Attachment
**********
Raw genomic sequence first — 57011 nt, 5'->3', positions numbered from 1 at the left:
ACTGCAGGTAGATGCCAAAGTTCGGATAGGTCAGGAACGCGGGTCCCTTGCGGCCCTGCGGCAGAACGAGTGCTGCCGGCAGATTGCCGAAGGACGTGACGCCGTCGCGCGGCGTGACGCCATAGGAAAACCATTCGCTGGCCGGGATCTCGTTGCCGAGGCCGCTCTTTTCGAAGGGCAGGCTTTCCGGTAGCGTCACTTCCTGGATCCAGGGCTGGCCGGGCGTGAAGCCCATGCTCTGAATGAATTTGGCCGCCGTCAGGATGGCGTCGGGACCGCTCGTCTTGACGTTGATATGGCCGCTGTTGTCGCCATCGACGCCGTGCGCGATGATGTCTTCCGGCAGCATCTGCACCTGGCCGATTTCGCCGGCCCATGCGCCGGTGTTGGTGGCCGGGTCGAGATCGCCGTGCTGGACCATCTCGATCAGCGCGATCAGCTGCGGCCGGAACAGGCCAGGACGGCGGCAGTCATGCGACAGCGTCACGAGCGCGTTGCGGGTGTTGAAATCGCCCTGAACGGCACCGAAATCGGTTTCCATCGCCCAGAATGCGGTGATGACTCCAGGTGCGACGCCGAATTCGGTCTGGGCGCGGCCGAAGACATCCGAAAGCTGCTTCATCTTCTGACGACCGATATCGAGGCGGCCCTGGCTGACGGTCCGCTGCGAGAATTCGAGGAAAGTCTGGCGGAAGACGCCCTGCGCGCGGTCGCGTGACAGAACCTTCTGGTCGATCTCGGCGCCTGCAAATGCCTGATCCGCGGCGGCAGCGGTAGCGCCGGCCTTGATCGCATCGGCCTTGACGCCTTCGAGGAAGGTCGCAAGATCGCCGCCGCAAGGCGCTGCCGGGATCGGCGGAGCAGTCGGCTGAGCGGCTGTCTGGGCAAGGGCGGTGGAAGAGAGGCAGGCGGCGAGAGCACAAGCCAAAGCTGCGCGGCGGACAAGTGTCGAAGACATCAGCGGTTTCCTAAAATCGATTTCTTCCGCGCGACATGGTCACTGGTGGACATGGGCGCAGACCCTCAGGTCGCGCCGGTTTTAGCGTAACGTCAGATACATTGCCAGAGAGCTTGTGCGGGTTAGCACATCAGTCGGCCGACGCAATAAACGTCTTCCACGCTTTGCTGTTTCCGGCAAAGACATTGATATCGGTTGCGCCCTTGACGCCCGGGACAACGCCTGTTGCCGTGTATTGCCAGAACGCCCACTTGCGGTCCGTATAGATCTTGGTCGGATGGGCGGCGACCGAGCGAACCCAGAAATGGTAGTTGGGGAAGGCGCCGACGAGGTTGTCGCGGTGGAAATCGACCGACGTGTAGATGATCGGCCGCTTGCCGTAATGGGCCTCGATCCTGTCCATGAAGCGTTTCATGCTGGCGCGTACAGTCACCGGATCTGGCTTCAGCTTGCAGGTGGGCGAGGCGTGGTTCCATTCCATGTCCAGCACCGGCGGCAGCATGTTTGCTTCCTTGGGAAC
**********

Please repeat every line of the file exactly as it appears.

Raw genomic sequence first — 57011 nt, 5'->3', positions numbered from 1 at the left:
ACTGCAGGTAGATGCCAAAGTTCGGATAGGTCAGGAACGCGGGTCCCTTGCGGCCCTGCGGCAGAACGAGTGCTGCCGGCAGATTGCCGAAGGACGTGACGCCGTCGCGCGGCGTGACGCCATAGGAAAACCATTCGCTGGCCGGGATCTCGTTGCCGAGGCCGCTCTTTTCGAAGGGCAGGCTTTCCGGTAGCGTCACTTCCTGGATCCAGGGCTGGCCGGGCGTGAAGCCCATGCTCTGAATGAATTTGGCCGCCGTCAGGATGGCGTCGGGACCGCTCGTCTTGACGTTGATATGGCCGCTGTTGTCGCCATCGACGCCGTGCGCGATGATGTCTTCCGGCAGCATCTGCACCTGGCCGATTTCGCCGGCCCATGCGCCGGTGTTGGTGGCCGGGTCGAGATCGCCGTGCTGGACCATCTCGATCAGCGCGATCAGCTGCGGCCGGAACAGGCCAGGACGGCGGCAGTCATGCGACAGCGTCACGAGCGCGTTGCGGGTGTTGAAATCGCCCTGAACGGCACCGAAATCGGTTTCCATCGCCCAGAATGCGGTGATGACTCCAGGTGCGACGCCGAATTCGGTCTGGGCGCGGCCGAAGACATCCGAAAGCTGCTTCATCTTCTGACGACCGATATCGAGGCGGCCCTGGCTGACGGTCCGCTGCGAGAATTCGAGGAAAGTCTGGCGGAAGACGCCCTGCGCGCGGTCGCGTGACAGAACCTTCTGGTCGATCTCGGCGCCTGCAAATGCCTGATCCGCGGCGGCAGCGGTAGCGCCGGCCTTGATCGCATCGGCCTTGACGCCTTCGAGGAAGGTCGCAAGATCGCCGCCGCAAGGCGCTGCCGGGATCGGCGGAGCAGTCGGCTGAGCGGCTGTCTGGGCAAGGGCGGTGGAAGAGAGGCAGGCGGCGAGAGCACAAGCCAAAGCTGCGCGGCGGACAAGTGTCGAAGACATCAGCGGTTTCCTAAAATCGATTTCTTCCGCGCGACATGGTCACTGGTGGACATGGGCGCAGACCCTCAGGTCGCGCCGGTTTTAGCGTAACGTCAGATACATTGCCAGAGAGCTTGTGCGGGTTAGCACATCAGTCGGCCGACGCAATAAACGTCTTCCACGCTTTGCTGTTTCCGGCAAAGACATTGATATCGGTTGCGCCCTTGACGCCCGGGACAACGCCTGTTGCCGTGTATTGCCAGAACGCCCACTTGCGGTCCGTATAGATCTTGGTCGGATGGGCGGCGACCGAGCGAACCCAGAAATGGTAGTTGGGGAAGGCGCCGACGAGGTTGTCGCGGTGGAAATCGACCGACGTGTAGATGATCGGCCGCTTGCCGTAATGGGCCTCGATCCTGTCCATGAAGCGTTTCATGCTGGCGCGTACAGTCACCGGATCTGGCTTCAGCTTGCAGGTGGGCGAGGCGTGGTTCCATTCCATGTCCAGCACCGGCGGCAGCATGTTTGCTTCCTTGGGAAC